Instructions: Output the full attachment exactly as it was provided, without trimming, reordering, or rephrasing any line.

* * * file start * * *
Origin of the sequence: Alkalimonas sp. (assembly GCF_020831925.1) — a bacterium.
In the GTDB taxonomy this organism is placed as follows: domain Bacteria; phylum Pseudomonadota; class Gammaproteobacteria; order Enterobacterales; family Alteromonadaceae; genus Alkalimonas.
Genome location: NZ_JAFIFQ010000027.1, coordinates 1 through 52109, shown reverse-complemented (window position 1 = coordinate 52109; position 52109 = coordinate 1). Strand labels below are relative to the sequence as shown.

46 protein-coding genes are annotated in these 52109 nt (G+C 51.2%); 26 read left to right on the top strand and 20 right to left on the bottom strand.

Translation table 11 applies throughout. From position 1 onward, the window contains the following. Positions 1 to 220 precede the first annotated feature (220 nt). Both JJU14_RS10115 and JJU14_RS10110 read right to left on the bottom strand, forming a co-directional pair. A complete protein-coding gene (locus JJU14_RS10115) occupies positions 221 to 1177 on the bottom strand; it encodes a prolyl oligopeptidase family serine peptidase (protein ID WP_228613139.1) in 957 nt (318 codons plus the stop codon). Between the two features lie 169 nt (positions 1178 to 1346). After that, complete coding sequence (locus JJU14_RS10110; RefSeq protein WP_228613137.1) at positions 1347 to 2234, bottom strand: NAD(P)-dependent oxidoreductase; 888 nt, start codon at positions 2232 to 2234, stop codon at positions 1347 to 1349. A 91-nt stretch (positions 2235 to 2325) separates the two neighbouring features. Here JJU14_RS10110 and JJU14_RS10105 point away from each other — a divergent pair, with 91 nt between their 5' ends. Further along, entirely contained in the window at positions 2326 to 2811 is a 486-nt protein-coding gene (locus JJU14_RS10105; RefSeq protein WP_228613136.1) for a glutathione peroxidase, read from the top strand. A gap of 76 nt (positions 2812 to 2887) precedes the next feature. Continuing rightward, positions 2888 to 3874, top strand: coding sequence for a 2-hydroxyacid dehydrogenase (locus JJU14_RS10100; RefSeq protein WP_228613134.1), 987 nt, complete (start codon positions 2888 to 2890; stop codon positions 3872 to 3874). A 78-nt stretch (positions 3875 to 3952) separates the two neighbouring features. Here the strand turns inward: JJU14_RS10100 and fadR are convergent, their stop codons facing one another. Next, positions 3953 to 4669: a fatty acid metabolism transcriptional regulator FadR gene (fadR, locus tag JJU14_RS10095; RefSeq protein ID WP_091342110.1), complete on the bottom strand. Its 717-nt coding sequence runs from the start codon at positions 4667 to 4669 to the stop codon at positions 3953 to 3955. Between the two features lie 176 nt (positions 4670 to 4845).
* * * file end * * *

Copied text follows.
Origin of the sequence: Alkalimonas sp. (assembly GCF_020831925.1) — a bacterium.
In the GTDB taxonomy this organism is placed as follows: domain Bacteria; phylum Pseudomonadota; class Gammaproteobacteria; order Enterobacterales; family Alteromonadaceae; genus Alkalimonas.
Genome location: NZ_JAFIFQ010000027.1, coordinates 1 through 52109, shown reverse-complemented (window position 1 = coordinate 52109; position 52109 = coordinate 1). Strand labels below are relative to the sequence as shown.

46 protein-coding genes are annotated in these 52109 nt (G+C 51.2%); 26 read left to right on the top strand and 20 right to left on the bottom strand.

Translation table 11 applies throughout. From position 1 onward, the window contains the following. Positions 1 to 220 precede the first annotated feature (220 nt). Both JJU14_RS10115 and JJU14_RS10110 read right to left on the bottom strand, forming a co-directional pair. A complete protein-coding gene (locus JJU14_RS10115) occupies positions 221 to 1177 on the bottom strand; it encodes a prolyl oligopeptidase family serine peptidase (protein ID WP_228613139.1) in 957 nt (318 codons plus the stop codon). Between the two features lie 169 nt (positions 1178 to 1346). After that, complete coding sequence (locus JJU14_RS10110; RefSeq protein WP_228613137.1) at positions 1347 to 2234, bottom strand: NAD(P)-dependent oxidoreductase; 888 nt, start codon at positions 2232 to 2234, stop codon at positions 1347 to 1349. A 91-nt stretch (positions 2235 to 2325) separates the two neighbouring features. Here JJU14_RS10110 and JJU14_RS10105 point away from each other — a divergent pair, with 91 nt between their 5' ends. Further along, entirely contained in the window at positions 2326 to 2811 is a 486-nt protein-coding gene (locus JJU14_RS10105; RefSeq protein WP_228613136.1) for a glutathione peroxidase, read from the top strand. A gap of 76 nt (positions 2812 to 2887) precedes the next feature. Continuing rightward, positions 2888 to 3874, top strand: coding sequence for a 2-hydroxyacid dehydrogenase (locus JJU14_RS10100; RefSeq protein WP_228613134.1), 987 nt, complete (start codon positions 2888 to 2890; stop codon positions 3872 to 3874). A 78-nt stretch (positions 3875 to 3952) separates the two neighbouring features. Here the strand turns inward: JJU14_RS10100 and fadR are convergent, their stop codons facing one another. Next, positions 3953 to 4669: a fatty acid metabolism transcriptional regulator FadR gene (fadR, locus tag JJU14_RS10095; RefSeq protein ID WP_091342110.1), complete on the bottom strand. Its 717-nt coding sequence runs from the start codon at positions 4667 to 4669 to the stop codon at positions 3953 to 3955. Between the two features lie 176 nt (positions 4670 to 4845).